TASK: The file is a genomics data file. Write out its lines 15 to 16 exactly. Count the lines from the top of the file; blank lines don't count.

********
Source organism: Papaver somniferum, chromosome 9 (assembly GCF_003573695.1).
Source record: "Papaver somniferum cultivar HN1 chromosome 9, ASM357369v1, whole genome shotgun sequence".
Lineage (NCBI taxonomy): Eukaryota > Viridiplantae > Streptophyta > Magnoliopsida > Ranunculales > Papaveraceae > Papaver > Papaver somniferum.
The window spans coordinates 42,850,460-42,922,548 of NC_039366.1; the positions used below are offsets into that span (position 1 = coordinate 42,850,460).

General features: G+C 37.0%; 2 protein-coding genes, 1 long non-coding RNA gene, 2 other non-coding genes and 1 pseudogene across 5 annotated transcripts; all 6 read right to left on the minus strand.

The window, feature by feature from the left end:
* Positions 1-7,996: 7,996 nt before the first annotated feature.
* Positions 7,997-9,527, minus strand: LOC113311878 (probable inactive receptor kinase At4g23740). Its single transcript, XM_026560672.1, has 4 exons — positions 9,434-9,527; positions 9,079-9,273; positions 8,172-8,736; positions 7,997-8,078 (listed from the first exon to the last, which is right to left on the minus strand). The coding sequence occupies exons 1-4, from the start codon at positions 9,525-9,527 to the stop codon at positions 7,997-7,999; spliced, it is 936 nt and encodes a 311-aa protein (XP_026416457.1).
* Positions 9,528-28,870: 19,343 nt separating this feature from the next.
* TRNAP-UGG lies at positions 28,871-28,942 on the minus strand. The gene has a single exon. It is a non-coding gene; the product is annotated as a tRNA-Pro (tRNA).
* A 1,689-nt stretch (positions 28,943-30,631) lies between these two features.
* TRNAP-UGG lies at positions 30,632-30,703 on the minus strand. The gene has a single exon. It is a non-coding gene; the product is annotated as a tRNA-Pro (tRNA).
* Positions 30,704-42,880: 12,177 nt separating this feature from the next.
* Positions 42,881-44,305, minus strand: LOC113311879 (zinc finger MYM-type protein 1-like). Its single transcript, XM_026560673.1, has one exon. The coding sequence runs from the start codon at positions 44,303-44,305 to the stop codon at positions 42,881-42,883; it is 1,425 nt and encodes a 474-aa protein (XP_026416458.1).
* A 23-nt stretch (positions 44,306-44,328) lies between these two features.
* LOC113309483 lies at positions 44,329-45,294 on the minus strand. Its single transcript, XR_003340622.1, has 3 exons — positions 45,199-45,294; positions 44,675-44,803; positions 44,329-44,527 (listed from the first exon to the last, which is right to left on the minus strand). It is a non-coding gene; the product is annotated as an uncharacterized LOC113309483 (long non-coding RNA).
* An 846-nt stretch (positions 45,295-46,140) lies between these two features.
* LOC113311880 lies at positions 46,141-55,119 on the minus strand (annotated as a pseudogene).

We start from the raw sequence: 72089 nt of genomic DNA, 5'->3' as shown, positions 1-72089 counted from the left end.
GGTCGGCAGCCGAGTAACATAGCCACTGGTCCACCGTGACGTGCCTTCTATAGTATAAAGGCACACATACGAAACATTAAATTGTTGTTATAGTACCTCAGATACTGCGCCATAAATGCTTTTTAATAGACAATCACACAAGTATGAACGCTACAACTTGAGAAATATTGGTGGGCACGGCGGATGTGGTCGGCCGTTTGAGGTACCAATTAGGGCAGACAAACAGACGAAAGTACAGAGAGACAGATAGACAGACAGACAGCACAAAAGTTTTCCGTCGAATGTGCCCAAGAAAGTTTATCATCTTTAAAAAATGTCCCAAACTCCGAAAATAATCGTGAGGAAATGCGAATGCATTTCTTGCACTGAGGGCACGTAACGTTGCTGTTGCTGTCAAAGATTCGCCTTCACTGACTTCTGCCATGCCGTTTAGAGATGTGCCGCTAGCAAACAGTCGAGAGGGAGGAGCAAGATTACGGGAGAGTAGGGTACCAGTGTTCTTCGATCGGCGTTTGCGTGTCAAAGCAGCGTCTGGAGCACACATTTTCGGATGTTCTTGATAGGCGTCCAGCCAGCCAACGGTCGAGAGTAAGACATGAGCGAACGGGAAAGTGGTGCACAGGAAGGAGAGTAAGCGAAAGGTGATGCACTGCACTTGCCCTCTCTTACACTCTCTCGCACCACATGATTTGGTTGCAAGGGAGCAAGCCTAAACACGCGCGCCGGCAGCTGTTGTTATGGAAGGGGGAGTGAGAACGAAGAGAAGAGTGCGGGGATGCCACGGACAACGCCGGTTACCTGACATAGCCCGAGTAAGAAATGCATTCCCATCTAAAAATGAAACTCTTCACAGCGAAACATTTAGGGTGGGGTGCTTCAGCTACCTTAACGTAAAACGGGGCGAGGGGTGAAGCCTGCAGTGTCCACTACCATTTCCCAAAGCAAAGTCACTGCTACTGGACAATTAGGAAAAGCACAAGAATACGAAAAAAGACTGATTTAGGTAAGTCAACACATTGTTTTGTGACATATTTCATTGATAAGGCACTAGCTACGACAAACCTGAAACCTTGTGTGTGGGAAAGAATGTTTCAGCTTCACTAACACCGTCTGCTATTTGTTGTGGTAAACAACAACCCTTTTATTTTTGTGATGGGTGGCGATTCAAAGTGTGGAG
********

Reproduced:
* A 23-nt stretch (positions 44,306-44,328) lies between these two features.
* LOC113309483 lies at positions 44,329-45,294 on the minus strand. Its single transcript, XR_003340622.1, has 3 exons — positions 45,199-45,294; positions 44,675-44,803; positions 44,329-44,527 (listed from the first exon to the last, which is right to left on the minus strand). It is a non-coding gene; the product is annotated as an uncharacterized LOC113309483 (long non-coding RNA).